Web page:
Media Pitch: Build Relationships by Pitching Journalists to Be in YOUR StoriesImagine receiving 500 media pitches in one day.

I recently was speaking with an editor who writes for The Chronicle of Higher Education.

He told me he averages this number of media pitches daily.

In a landscape in which PR professionals outnumber journalists in the United States by five to one, according to Muckrack, this is a reality for many others who work for traditional media outlets.

Introduce me to a credible journalist who says he or she isn’t receiving enough pitches and would like to have more!

If you were the journalist sifting through these media pitch emails, what would you do?

How would you figure out which content is worth exploring?

Surely it must be a difficult process, especially when you already have lots of other pressing demands.

Then there are the off-target pitches that might as well be labeled spam.

Inevitably, many good pitches that could be of interest simply slip through the cracks.

Gini Dietrich noted the importance of first building relationships with journalists you don’t know in her post Three Ways to Pitch Journalists—and Get Results.

Building on her points, I suggest PR professionals cut through the media pitch clutter by reversing the process.

Here is what this might entail.

Pitch Media to Be in Your Stories

Put yourself in journalists’ shoes and imagine the difference between these two different subject lines:

  • Expert XYV Available to Comment on XYZ Topic
  • Interview Request: Share Your Expertise on XYZ with Our Audience

The second media pitch will most likely stand out.

The number of interview requests is in all likelihood minuscule in comparison to the pitches that have a similar tone to the first subject line.

On my niche podcast hosted on the FIR Podcast Network, I interviewed a senior editor from Harvard Business Reviewthe editor-in-chief of Fortune (now in the same role with Yahoo Finance), and the CMO editor for Forbes.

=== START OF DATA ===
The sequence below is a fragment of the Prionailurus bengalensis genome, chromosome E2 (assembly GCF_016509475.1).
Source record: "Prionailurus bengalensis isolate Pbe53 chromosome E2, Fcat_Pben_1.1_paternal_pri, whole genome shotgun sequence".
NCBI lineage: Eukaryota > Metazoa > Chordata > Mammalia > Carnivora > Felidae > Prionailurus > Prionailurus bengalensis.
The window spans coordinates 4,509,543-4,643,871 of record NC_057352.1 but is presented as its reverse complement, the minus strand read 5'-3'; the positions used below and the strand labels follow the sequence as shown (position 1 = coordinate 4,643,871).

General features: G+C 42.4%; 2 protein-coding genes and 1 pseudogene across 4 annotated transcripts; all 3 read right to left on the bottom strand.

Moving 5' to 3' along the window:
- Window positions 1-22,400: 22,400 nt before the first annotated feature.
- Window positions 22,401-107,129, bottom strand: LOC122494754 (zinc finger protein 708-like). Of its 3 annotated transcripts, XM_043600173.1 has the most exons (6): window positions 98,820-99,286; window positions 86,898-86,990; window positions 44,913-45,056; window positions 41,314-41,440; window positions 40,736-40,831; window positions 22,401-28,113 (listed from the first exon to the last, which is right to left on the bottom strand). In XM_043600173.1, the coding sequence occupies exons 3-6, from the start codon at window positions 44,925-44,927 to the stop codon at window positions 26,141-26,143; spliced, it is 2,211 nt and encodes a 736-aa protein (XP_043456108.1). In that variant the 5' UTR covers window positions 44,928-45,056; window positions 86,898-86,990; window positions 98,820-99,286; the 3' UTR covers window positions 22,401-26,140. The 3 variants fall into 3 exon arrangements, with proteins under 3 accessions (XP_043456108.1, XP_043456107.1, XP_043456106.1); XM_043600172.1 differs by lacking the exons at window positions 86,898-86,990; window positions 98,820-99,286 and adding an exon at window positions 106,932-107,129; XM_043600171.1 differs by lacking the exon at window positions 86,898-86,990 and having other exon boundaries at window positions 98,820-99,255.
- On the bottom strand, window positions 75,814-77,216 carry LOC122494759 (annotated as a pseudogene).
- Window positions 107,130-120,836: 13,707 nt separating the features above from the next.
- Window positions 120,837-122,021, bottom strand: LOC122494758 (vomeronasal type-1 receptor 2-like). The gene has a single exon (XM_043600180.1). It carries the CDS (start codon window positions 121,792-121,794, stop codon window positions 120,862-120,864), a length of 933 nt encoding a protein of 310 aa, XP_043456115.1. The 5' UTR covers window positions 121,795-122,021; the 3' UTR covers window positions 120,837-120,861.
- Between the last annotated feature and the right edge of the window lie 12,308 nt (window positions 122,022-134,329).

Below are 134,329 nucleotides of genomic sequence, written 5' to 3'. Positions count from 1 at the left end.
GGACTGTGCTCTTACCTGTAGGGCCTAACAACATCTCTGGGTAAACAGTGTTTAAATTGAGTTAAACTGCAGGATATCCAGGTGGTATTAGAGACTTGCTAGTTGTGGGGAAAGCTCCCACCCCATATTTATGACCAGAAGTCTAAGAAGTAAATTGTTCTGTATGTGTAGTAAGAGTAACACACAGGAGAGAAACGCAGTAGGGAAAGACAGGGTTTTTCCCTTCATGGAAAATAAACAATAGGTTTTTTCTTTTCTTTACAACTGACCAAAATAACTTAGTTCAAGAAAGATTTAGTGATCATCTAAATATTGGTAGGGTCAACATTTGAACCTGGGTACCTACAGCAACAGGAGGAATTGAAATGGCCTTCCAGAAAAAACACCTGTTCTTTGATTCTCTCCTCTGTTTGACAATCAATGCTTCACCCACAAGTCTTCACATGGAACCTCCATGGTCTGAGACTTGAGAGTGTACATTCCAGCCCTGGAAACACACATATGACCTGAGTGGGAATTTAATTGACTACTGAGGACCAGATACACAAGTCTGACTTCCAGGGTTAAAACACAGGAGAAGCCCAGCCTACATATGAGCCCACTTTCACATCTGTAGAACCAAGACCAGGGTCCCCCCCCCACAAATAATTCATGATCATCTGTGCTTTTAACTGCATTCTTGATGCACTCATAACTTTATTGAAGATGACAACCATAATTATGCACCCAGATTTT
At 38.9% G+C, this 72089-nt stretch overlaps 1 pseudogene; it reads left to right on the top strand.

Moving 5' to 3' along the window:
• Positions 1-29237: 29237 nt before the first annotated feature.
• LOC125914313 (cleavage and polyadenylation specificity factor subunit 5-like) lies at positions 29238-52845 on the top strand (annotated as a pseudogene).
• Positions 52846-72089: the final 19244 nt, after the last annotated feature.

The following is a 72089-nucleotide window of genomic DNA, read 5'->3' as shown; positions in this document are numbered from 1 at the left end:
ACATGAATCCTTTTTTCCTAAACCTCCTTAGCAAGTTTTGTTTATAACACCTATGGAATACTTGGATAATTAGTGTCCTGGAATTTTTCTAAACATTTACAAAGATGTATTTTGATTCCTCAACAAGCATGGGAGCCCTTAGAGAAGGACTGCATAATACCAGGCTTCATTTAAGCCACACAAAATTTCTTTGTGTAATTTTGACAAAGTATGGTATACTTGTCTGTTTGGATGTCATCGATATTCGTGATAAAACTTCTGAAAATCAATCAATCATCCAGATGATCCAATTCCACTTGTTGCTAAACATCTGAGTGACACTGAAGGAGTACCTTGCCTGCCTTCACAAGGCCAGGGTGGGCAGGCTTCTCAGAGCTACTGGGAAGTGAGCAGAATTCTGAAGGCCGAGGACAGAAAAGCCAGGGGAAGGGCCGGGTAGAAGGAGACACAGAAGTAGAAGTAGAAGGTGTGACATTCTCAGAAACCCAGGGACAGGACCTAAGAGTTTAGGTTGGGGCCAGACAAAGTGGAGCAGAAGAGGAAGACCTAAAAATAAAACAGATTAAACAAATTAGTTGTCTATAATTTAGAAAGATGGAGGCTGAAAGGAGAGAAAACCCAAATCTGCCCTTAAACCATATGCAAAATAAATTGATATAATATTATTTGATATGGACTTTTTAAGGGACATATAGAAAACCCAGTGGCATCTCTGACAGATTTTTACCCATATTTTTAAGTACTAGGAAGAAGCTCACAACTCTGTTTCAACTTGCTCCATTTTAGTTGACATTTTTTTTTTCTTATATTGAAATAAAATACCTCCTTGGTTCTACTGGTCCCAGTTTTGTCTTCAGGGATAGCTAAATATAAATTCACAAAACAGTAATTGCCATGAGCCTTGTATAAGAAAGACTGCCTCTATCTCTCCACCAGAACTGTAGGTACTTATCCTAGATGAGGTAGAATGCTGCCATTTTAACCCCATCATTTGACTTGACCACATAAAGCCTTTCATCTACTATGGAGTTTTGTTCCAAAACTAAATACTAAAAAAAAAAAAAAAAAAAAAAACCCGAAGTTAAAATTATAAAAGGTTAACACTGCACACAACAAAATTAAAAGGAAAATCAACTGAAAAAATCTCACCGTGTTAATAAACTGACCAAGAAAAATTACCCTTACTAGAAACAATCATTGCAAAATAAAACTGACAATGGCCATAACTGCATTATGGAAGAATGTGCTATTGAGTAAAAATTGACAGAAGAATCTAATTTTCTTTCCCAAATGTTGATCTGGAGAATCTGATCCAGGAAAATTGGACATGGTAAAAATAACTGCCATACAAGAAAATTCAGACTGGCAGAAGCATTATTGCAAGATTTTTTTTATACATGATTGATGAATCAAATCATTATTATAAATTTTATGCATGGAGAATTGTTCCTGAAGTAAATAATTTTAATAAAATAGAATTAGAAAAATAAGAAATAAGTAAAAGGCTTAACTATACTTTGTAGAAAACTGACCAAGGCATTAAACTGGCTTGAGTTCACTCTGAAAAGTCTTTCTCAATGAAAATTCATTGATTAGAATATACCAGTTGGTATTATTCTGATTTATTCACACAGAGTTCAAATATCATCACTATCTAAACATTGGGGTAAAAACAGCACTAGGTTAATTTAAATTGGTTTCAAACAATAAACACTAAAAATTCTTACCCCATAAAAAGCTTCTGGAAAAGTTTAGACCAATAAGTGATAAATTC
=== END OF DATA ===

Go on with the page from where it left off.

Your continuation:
I put the spotlight on them.

I positioned myself to them as a knowledgeable communicator who is legitimately interested in building relationships and being of help to them.

These individuals are far more likely to notice my name on a media pitch in the midst of the 500 emails based on the quality 20-30 minutes we spent together.

Let’s just say my podcast isn’t breaking any download numbers.

Yet nevertheless, these journalists from reputable outlets were willing to take time out of their day to share their expertise.

Think about how you might enable journalists to share their expertise in any content you are creating.

Then build a media pitch to them around that.

Pitch Media to be in Your Events

In a previous role, I invited the local media to participate in a special roundtable networking event with senior leadership and internal experts.

All of the 15 journalists in attendance for the roundtable spoke about the topic and shared their expertise.

The leadership and experts concluded by briefly sharing their points of view.

We then encouraged those in attendance to connect the dots in the follow-up networking session.

If the tone of the pitch was “come hear what our experts have to say,” I am doubtful this roundtable would have taken place.

But because we shifted the focus on hearing journalists’ perspectives—and then executed on that goal—the roundtable was a resounding success.

We were happy with the feedback from that day and the stories that resulted.

You could also invite journalists to speak at events your organization is associated with, whether it be stand-alone talks or panel sessions with other experts.

As part of my company, I ran a media event last year focused on entrepreneurship and innovation.

I filled the room with attendees and brought on 20 journalists.

It was a fascinating experiment in that even journalists that declined still wrote me back to say thanks.

Unfortunately, I can’t say the same thing occurs when I send a media pitch for other stories!

I think the difference was the subject line included the words “Invitation to speak at event.”

This automatically provides a differentiated value proposition in the midst of the barrage of other emails.

It’s Time to Flip the Media Pitch Script 

The reality is that most of us are looking for exposure.

In traditional media relations, this exposure is generally associated with the experts and stories being pitched by the PR person.

The more you can flip the script and first provide visibility for journalists (and other influencers), the more likely you are to see this reciprocated.

Do you have similar experiences? If so, share in the comments.

Kevin Anselmo

Kevin Anselmo is the founder Experiential Communications, a consulting company based in Chapel Hill, North Carolina. He helps learning organizations and executive education providers achieve business goals by devising and executing marketing communications strategies.

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